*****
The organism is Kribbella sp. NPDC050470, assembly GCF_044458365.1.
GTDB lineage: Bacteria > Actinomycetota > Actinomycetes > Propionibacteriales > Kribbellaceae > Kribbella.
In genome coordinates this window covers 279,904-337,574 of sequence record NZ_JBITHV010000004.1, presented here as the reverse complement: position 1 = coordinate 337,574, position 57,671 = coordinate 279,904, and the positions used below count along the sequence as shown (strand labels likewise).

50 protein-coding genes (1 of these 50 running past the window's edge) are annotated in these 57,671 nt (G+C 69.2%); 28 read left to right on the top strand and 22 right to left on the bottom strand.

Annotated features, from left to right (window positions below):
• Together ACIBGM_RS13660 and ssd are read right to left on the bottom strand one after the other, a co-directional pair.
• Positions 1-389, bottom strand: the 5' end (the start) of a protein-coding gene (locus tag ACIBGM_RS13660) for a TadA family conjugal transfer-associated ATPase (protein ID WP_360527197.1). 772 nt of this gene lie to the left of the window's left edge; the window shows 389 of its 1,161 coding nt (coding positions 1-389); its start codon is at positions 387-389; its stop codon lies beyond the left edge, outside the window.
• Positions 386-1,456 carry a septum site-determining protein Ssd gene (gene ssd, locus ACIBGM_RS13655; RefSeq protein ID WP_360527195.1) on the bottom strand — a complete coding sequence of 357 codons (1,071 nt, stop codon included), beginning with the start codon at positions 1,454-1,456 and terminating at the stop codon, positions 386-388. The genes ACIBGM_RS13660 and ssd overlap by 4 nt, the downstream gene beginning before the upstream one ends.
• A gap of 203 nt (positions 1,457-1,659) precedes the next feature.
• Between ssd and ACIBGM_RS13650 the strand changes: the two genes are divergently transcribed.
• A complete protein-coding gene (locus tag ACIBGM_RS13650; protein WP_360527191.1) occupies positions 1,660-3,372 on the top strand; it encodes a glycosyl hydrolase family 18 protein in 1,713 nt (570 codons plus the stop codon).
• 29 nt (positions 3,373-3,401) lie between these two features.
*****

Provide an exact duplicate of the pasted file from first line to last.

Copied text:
The organism is Kribbella sp. NPDC050470, assembly GCF_044458365.1.
GTDB lineage: Bacteria > Actinomycetota > Actinomycetes > Propionibacteriales > Kribbellaceae > Kribbella.
In genome coordinates this window covers 279,904-337,574 of sequence record NZ_JBITHV010000004.1, presented here as the reverse complement: position 1 = coordinate 337,574, position 57,671 = coordinate 279,904, and the positions used below count along the sequence as shown (strand labels likewise).

50 protein-coding genes (1 of these 50 running past the window's edge) are annotated in these 57,671 nt (G+C 69.2%); 28 read left to right on the top strand and 22 right to left on the bottom strand.

Annotated features, from left to right (window positions below):
• Together ACIBGM_RS13660 and ssd are read right to left on the bottom strand one after the other, a co-directional pair.
• Positions 1-389, bottom strand: the 5' end (the start) of a protein-coding gene (locus tag ACIBGM_RS13660) for a TadA family conjugal transfer-associated ATPase (protein ID WP_360527197.1). 772 nt of this gene lie to the left of the window's left edge; the window shows 389 of its 1,161 coding nt (coding positions 1-389); its start codon is at positions 387-389; its stop codon lies beyond the left edge, outside the window.
• Positions 386-1,456 carry a septum site-determining protein Ssd gene (gene ssd, locus ACIBGM_RS13655; RefSeq protein ID WP_360527195.1) on the bottom strand — a complete coding sequence of 357 codons (1,071 nt, stop codon included), beginning with the start codon at positions 1,454-1,456 and terminating at the stop codon, positions 386-388. The genes ACIBGM_RS13660 and ssd overlap by 4 nt, the downstream gene beginning before the upstream one ends.
• A gap of 203 nt (positions 1,457-1,659) precedes the next feature.
• Between ssd and ACIBGM_RS13650 the strand changes: the two genes are divergently transcribed.
• A complete protein-coding gene (locus tag ACIBGM_RS13650; protein WP_360527191.1) occupies positions 1,660-3,372 on the top strand; it encodes a glycosyl hydrolase family 18 protein in 1,713 nt (570 codons plus the stop codon).
• 29 nt (positions 3,373-3,401) lie between these two features.